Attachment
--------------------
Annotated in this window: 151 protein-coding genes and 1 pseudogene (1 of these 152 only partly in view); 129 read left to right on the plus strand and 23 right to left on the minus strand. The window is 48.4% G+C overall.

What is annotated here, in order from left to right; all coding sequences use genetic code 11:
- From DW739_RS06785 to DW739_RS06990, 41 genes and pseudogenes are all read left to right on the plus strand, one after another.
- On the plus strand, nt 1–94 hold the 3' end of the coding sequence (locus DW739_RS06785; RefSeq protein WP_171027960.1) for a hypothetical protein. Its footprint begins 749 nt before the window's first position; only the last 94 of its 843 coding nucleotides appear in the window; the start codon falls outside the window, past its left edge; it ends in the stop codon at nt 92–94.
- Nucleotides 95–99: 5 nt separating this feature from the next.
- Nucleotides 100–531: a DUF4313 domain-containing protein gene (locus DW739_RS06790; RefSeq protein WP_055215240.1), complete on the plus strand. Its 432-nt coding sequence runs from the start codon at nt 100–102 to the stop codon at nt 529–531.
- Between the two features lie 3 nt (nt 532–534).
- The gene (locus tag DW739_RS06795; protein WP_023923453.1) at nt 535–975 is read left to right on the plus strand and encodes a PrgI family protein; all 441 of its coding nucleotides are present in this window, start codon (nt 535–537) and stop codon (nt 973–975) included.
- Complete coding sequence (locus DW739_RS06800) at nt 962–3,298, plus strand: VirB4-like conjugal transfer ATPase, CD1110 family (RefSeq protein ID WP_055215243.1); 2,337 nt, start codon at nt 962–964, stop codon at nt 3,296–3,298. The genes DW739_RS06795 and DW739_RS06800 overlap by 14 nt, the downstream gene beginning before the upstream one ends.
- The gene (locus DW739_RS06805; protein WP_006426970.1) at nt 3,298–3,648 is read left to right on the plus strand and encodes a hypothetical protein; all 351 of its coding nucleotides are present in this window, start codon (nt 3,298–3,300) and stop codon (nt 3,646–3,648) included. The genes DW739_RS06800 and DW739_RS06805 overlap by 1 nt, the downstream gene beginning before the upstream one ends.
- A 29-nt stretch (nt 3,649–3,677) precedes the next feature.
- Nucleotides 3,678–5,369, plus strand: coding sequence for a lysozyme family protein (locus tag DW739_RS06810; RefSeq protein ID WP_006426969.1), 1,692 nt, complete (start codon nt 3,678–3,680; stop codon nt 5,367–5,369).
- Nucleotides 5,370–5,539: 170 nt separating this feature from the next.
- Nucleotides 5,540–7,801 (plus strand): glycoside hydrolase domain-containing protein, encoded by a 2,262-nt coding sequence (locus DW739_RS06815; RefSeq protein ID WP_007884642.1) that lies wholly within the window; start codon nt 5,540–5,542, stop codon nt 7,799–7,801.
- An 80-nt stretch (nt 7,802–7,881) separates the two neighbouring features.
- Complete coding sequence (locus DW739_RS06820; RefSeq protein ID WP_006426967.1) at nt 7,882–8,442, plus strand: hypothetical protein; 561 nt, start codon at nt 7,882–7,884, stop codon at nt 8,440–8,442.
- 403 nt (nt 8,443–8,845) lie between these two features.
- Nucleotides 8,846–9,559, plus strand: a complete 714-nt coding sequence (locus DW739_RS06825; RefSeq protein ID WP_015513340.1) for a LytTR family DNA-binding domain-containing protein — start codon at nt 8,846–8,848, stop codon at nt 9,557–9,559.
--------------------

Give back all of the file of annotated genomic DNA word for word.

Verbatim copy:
Annotated in this window: 151 protein-coding genes and 1 pseudogene (1 of these 152 only partly in view); 129 read left to right on the plus strand and 23 right to left on the minus strand. The window is 48.4% G+C overall.

What is annotated here, in order from left to right; all coding sequences use genetic code 11:
- From DW739_RS06785 to DW739_RS06990, 41 genes and pseudogenes are all read left to right on the plus strand, one after another.
- On the plus strand, nt 1–94 hold the 3' end of the coding sequence (locus DW739_RS06785; RefSeq protein WP_171027960.1) for a hypothetical protein. Its footprint begins 749 nt before the window's first position; only the last 94 of its 843 coding nucleotides appear in the window; the start codon falls outside the window, past its left edge; it ends in the stop codon at nt 92–94.
- Nucleotides 95–99: 5 nt separating this feature from the next.
- Nucleotides 100–531: a DUF4313 domain-containing protein gene (locus DW739_RS06790; RefSeq protein WP_055215240.1), complete on the plus strand. Its 432-nt coding sequence runs from the start codon at nt 100–102 to the stop codon at nt 529–531.
- Between the two features lie 3 nt (nt 532–534).
- The gene (locus tag DW739_RS06795; protein WP_023923453.1) at nt 535–975 is read left to right on the plus strand and encodes a PrgI family protein; all 441 of its coding nucleotides are present in this window, start codon (nt 535–537) and stop codon (nt 973–975) included.
- Complete coding sequence (locus DW739_RS06800) at nt 962–3,298, plus strand: VirB4-like conjugal transfer ATPase, CD1110 family (RefSeq protein ID WP_055215243.1); 2,337 nt, start codon at nt 962–964, stop codon at nt 3,296–3,298. The genes DW739_RS06795 and DW739_RS06800 overlap by 14 nt, the downstream gene beginning before the upstream one ends.
- The gene (locus DW739_RS06805; protein WP_006426970.1) at nt 3,298–3,648 is read left to right on the plus strand and encodes a hypothetical protein; all 351 of its coding nucleotides are present in this window, start codon (nt 3,298–3,300) and stop codon (nt 3,646–3,648) included. The genes DW739_RS06800 and DW739_RS06805 overlap by 1 nt, the downstream gene beginning before the upstream one ends.
- A 29-nt stretch (nt 3,649–3,677) precedes the next feature.
- Nucleotides 3,678–5,369, plus strand: coding sequence for a lysozyme family protein (locus tag DW739_RS06810; RefSeq protein ID WP_006426969.1), 1,692 nt, complete (start codon nt 3,678–3,680; stop codon nt 5,367–5,369).
- Nucleotides 5,370–5,539: 170 nt separating this feature from the next.
- Nucleotides 5,540–7,801 (plus strand): glycoside hydrolase domain-containing protein, encoded by a 2,262-nt coding sequence (locus DW739_RS06815; RefSeq protein ID WP_007884642.1) that lies wholly within the window; start codon nt 5,540–5,542, stop codon nt 7,799–7,801.
- An 80-nt stretch (nt 7,802–7,881) separates the two neighbouring features.
- Complete coding sequence (locus DW739_RS06820; RefSeq protein ID WP_006426967.1) at nt 7,882–8,442, plus strand: hypothetical protein; 561 nt, start codon at nt 7,882–7,884, stop codon at nt 8,440–8,442.
- 403 nt (nt 8,443–8,845) lie between these two features.
- Nucleotides 8,846–9,559, plus strand: a complete 714-nt coding sequence (locus DW739_RS06825; RefSeq protein ID WP_015513340.1) for a LytTR family DNA-binding domain-containing protein — start codon at nt 8,846–8,848, stop codon at nt 9,557–9,559.